The Higher Education Ordinance provides entitlement to supervision during doctoral studies. Universities have an obligation to appoint at least two supervisors, one of which must be lead supervisor.
Scientifically active researchers
All supervisors, but especially lead supervisors, must be scientifically active researchers. Their knowledge and contacts are important instruments to be used for candidate education.
In addition to lead supervisors, universities must appoint one or more assistant supervisors. These may be located in the home department but may also work at other departments or universities. Depending on the expertise necessary for the thesis topic, assistant supervisors at overseas universities may also be appointed.
In addition to the supervisor and assistant supervisor, other resources may be necessary in order to complete the thesis. Colleagues on the doctoral programme, and others too, may form a source of support and help.
The tasks of the supervisor
There are no ordinances that stipulate the tasks or responsibilities of supervisors. The content of the role varies between different people and faculties. Generally, however, it can be said that supervision of doctoral candidates should include:
- Support in the selection and formulation of thesis topic.
- Continuous review and feedback on manuscript/related material.
- Support in the selection of graduate courses.
- Acting as a sounding board for literature/projects /field studies /etc.
- Acting as a source of ethical standards and good research methods.
- Helping to establish relevant contacts in the academic world.
Supervision may also include help in participating in academic conferences (inside and outside Sweden), information on where to apply for funding and lots more.
Different traditions and styles of supervision
In the 2000s, it became increasingly common for universities to require new supervisors to undergo relevant training before being assigned candidates at doctoral level. The objective of this supervisor training is to create a common base for supervisors, but with or without training it is difficult to ignore the fact that supervisors have different supervision styles. Similarly, there are long traditions concerning thesis work and supervision within certain subject areas/faculties.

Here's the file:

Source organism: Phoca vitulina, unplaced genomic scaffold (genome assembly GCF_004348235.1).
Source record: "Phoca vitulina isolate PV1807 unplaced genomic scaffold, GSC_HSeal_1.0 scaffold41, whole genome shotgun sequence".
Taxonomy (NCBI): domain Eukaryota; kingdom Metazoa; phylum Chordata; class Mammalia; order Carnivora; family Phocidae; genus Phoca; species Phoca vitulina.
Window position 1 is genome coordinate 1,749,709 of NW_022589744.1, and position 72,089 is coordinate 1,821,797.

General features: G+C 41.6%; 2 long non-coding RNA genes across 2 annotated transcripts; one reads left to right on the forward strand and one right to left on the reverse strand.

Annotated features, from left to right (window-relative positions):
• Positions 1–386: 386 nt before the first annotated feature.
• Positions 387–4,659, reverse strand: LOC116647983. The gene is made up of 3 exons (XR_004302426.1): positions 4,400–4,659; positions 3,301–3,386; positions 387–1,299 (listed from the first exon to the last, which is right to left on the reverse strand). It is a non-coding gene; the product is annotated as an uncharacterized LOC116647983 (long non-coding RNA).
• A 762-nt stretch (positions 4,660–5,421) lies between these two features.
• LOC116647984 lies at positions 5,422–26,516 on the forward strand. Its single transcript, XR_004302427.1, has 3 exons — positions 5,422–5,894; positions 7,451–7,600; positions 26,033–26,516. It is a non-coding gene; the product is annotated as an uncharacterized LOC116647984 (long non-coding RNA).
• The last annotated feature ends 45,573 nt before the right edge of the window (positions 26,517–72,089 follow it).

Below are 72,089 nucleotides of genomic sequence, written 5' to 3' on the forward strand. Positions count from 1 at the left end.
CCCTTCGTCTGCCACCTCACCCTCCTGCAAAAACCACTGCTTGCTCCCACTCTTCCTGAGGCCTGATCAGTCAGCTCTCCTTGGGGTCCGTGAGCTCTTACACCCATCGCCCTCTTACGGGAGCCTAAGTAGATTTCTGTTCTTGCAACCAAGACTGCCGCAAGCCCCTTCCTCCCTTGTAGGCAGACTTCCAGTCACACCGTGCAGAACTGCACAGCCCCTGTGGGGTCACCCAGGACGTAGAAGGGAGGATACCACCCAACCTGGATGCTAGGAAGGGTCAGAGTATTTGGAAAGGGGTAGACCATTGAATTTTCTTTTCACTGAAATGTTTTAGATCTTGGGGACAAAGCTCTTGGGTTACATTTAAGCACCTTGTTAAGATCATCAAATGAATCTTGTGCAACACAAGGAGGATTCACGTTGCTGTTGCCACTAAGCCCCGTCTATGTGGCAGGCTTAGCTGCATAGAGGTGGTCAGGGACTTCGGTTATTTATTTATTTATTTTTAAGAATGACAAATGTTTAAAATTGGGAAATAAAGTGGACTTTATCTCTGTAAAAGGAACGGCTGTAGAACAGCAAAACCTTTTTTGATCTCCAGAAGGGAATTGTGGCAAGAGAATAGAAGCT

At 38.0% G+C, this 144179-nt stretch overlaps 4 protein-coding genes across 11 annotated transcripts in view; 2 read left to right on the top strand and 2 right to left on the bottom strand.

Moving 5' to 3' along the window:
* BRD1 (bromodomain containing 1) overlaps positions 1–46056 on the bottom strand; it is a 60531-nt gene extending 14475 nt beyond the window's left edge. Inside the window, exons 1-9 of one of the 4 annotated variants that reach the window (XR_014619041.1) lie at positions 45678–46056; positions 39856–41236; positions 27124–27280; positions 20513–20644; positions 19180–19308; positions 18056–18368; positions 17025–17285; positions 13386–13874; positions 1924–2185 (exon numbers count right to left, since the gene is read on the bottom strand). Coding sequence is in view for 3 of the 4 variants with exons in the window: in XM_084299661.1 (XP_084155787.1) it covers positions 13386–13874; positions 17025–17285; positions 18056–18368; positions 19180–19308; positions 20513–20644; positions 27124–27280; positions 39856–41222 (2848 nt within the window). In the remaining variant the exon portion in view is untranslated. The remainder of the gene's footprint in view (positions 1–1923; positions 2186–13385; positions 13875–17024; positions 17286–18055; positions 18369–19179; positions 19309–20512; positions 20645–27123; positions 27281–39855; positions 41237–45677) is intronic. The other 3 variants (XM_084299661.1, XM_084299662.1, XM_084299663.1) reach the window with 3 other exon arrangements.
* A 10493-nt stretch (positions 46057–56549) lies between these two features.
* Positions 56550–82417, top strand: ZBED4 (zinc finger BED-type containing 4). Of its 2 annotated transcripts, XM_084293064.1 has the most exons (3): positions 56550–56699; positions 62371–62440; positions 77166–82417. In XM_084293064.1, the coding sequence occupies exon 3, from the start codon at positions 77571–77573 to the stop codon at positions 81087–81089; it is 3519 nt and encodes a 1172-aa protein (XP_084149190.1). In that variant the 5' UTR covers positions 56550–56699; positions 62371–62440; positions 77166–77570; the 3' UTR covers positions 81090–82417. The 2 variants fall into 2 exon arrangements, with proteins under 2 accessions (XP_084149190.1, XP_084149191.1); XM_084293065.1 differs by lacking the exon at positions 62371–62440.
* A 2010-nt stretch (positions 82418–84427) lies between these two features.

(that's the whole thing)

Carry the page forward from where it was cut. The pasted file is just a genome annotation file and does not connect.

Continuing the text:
Whatever your faculty tradition or supervisor’s style, supervision must be implemented in a professional manner that provides good support for thesis work.
Depending on the thesis topic, the supervisor and many other factors, supervision may differ considerably between students. There is great benefit in regular (how often is determined by the candidate and the supervisor), well-prepared (from both sides) meetings.
Both the doctoral candidate and the supervisors need to check off the development of the thesis project. This not only concerns the thesis but also how well the supervision is working and the factors affecting the situation, for example the balance between the time devoted to teaching and to research.
The work should be structured in both the long and the short term and all important changes documented in the individual study plan. In certain cases clearly-stated targets to be checked at the next supervision session are appropriate.
It is the supervisor’s task to guide the candidate through the thesis. This also means that it is the supervisor’s responsibility to provide feedback but also support and help if the thesis schedule is slipping. Supervision meetings can sometimes be challenging both for doctoral candidates and supervisors and it is important to build a relationship characterised as much as possible by mutual confidence in order to achieve this.